What I mean by decolonization is what some people regard to as 'mental freedom.'
There are many tools that were used to colonize African people, and it's a shame that they are still being used to keep Black people under colonization today after many years of the independence of African countries.
But since this is a broad subject that many scholars, reporters, and politicians had written tons of books on, I will narrow this writing to only two among the many tools that were used and are still being used to colonize Africans. And then I will state the effects of these tools upon our people.
The number one tool is religion: Christianity and Islam, and the other device is the school system.
I will explain them separately and then make the connection at the end.
What I’ve learned from reading religious books like the bible, the quran and many others is that these religions are nothing but the documentation of spiritual and unexplainable events and that people chose to pay homage to the invisible beings that were believed to have made those events possible. Although many of those events had been argued not to have occurred, but to have been fabricated by people. (another day’ story).
The first time the questioning of religion came to my mind was in mid-2006 when I travelled to Lagos city, Nigeria. To visit my sister, who was living in the centre of the city, the home to over twenty million people. My journey to the city was on a Saturday, and I was excited that my sister would take me around the city that weekend, and I couldn’t wait to see the city that I grew up hearing so much about.
On the next morning, the alarm that woke me up at 4a.m was the mosques’ megaphones yelling from every angle of the city and thundering with voices of men calling people for morning prayer, these made me ask ‘’Why are these people not sleeping?’’ little did I know that that was only a drop of rain in the ocean compared to the singing, praying, and speaking in tongues that the speakers and megaphones of churches produced from 7a.m to 1p.m That event and many others that followed made me begin asking ‘’will all these people go to heaven? Is hell that scary? How much money did the pastors get in their donation boxes today?’’ These questions led me into learning more about religions and the meaning of faith, and in my search for the purpose of religion, I stumbled upon a bitter truth. How Islam and Christianity made their ways into African communities: Colonization.''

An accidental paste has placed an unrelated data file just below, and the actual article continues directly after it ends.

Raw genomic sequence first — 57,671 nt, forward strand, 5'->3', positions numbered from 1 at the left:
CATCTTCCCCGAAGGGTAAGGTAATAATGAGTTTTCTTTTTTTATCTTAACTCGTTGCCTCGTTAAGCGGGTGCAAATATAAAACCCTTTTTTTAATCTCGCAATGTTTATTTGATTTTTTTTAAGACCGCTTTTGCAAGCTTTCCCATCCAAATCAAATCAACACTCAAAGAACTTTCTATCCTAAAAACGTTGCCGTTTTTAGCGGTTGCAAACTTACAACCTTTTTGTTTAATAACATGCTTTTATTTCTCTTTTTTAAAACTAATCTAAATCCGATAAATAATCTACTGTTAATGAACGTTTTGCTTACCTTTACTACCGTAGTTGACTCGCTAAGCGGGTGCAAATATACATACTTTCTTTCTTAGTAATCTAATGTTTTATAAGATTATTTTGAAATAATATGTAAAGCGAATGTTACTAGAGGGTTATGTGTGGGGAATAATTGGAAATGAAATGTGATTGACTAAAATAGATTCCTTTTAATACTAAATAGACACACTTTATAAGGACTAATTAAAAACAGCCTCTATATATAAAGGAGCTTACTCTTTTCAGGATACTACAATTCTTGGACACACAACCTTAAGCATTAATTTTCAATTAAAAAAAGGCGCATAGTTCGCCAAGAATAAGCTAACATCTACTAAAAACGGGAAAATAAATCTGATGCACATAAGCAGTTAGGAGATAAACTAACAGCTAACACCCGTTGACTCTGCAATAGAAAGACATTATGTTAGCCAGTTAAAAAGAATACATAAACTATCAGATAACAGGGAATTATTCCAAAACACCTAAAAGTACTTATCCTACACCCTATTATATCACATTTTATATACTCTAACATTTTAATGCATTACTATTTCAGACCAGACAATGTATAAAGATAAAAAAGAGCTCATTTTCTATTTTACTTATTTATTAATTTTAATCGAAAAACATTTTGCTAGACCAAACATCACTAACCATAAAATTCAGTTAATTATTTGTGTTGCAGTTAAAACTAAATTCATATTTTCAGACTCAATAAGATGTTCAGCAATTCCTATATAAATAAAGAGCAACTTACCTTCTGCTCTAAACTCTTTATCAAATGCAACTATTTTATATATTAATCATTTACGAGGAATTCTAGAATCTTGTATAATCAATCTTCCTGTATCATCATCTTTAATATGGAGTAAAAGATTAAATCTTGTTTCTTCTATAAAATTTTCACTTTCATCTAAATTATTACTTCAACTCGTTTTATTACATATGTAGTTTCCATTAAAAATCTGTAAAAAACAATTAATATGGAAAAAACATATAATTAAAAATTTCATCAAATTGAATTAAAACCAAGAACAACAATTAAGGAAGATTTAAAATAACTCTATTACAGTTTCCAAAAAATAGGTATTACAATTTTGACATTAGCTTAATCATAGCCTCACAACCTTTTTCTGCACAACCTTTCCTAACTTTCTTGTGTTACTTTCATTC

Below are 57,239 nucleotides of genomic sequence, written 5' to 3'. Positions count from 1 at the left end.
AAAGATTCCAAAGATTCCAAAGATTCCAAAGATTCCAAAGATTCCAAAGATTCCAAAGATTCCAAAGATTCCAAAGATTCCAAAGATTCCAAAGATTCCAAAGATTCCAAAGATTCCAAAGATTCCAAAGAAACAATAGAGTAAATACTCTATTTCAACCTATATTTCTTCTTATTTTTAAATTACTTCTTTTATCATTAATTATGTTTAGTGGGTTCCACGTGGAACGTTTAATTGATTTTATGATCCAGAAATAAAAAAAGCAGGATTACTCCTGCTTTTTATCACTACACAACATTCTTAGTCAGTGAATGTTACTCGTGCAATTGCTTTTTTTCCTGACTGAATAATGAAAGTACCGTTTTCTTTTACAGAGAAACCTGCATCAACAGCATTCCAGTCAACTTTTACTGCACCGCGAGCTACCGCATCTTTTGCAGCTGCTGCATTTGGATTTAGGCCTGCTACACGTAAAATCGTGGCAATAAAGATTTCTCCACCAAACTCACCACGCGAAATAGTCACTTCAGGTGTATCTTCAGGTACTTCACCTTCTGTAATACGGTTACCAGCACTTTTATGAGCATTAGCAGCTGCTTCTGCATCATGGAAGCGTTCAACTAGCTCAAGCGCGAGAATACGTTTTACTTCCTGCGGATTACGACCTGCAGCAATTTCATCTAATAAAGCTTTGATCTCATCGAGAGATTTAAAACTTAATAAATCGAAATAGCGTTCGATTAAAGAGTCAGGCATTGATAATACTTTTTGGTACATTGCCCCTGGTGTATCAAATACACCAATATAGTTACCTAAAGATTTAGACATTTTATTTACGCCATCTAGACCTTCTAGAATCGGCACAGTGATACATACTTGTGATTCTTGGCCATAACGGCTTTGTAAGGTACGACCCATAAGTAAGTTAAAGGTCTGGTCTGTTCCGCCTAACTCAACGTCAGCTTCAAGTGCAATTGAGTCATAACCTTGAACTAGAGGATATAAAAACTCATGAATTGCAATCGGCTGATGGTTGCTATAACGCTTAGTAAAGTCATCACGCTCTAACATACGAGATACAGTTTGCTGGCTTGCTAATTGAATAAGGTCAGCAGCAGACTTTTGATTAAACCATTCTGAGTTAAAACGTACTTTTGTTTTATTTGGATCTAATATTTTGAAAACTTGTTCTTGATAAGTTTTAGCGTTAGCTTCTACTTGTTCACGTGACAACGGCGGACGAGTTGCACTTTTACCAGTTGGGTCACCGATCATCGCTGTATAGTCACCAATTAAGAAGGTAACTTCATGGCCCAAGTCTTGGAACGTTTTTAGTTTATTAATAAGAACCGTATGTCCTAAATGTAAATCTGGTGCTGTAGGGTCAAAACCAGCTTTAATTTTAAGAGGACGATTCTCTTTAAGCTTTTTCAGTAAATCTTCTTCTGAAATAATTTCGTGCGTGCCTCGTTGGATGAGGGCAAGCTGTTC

So, fifteen years down the line as I sit here on my desk punching these words into my computer, everything that I’ve learned through reading, asking questions, attending lectures, listening to my father, attending events, travelling, going to churches, and life experiences, all came together to one thing. Mental and spiritual submission to the colonizers is the real reason Christianity and Islam were brought to Africa.
Now I also understand that, by accepting the foreign religions the African people received ideas that were not set to serve us for good (at least the versions that were brought to us) and by continuing the spreading of these religions, we are circulating the colonizers definition of God, what to pray to and how to pray, even in some cases, the language in which we pray to these gods, the prophets to call upon as our saviours, what it means to be holy and clean, the codes to live by and the consequences of not adhering to the principles of these religions. What these things mean when we accepted these doctrines is that our faith and spirituality is redesigned. Whatever we hold in reverence has been tampered with and changed.